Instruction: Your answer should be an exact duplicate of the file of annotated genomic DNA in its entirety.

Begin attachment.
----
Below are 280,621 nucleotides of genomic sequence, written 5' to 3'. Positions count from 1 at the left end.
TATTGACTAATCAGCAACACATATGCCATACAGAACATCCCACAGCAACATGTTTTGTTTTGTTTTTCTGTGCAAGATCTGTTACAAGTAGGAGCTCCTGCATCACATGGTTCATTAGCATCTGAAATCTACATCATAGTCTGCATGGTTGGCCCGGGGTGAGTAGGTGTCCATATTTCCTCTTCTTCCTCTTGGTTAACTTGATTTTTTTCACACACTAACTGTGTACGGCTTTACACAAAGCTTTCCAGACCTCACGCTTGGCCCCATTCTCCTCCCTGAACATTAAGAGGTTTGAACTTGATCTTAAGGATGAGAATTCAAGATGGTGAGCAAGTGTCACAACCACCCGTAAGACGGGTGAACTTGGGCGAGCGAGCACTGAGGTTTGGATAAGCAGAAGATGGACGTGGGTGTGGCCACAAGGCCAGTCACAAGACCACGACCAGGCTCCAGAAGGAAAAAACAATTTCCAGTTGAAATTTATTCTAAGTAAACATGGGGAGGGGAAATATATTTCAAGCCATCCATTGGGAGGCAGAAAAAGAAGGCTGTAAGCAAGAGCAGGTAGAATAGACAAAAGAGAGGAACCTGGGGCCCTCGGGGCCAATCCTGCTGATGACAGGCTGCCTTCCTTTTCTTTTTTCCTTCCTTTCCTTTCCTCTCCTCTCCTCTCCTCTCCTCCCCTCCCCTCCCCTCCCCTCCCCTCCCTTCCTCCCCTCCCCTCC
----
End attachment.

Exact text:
Below are 280,621 nucleotides of genomic sequence, written 5' to 3'. Positions count from 1 at the left end.
TATTGACTAATCAGCAACACATATGCCATACAGAACATCCCACAGCAACATGTTTTGTTTTGTTTTTCTGTGCAAGATCTGTTACAAGTAGGAGCTCCTGCATCACATGGTTCATTAGCATCTGAAATCTACATCATAGTCTGCATGGTTGGCCCGGGGTGAGTAGGTGTCCATATTTCCTCTTCTTCCTCTTGGTTAACTTGATTTTTTTCACACACTAACTGTGTACGGCTTTACACAAAGCTTTCCAGACCTCACGCTTGGCCCCATTCTCCTCCCTGAACATTAAGAGGTTTGAACTTGATCTTAAGGATGAGAATTCAAGATGGTGAGCAAGTGTCACAACCACCCGTAAGACGGGTGAACTTGGGCGAGCGAGCACTGAGGTTTGGATAAGCAGAAGATGGACGTGGGTGTGGCCACAAGGCCAGTCACAAGACCACGACCAGGCTCCAGAAGGAAAAAACAATTTCCAGTTGAAATTTATTCTAAGTAAACATGGGGAGGGGAAATATATTTCAAGCCATCCATTGGGAGGCAGAAAAAGAAGGCTGTAAGCAAGAGCAGGTAGAATAGACAAAAGAGAGGAACCTGGGGCCCTCGGGGCCAATCCTGCTGATGACAGGCTGCCTTCCTTTTCTTTTTTCCTTCCTTTCCTTTCCTCTCCTCTCCTCTCCTCTCCTCCCCTCCCCTCCCCTCCCCTCCCCTCCCTTCCTCCCCTCCCCTCC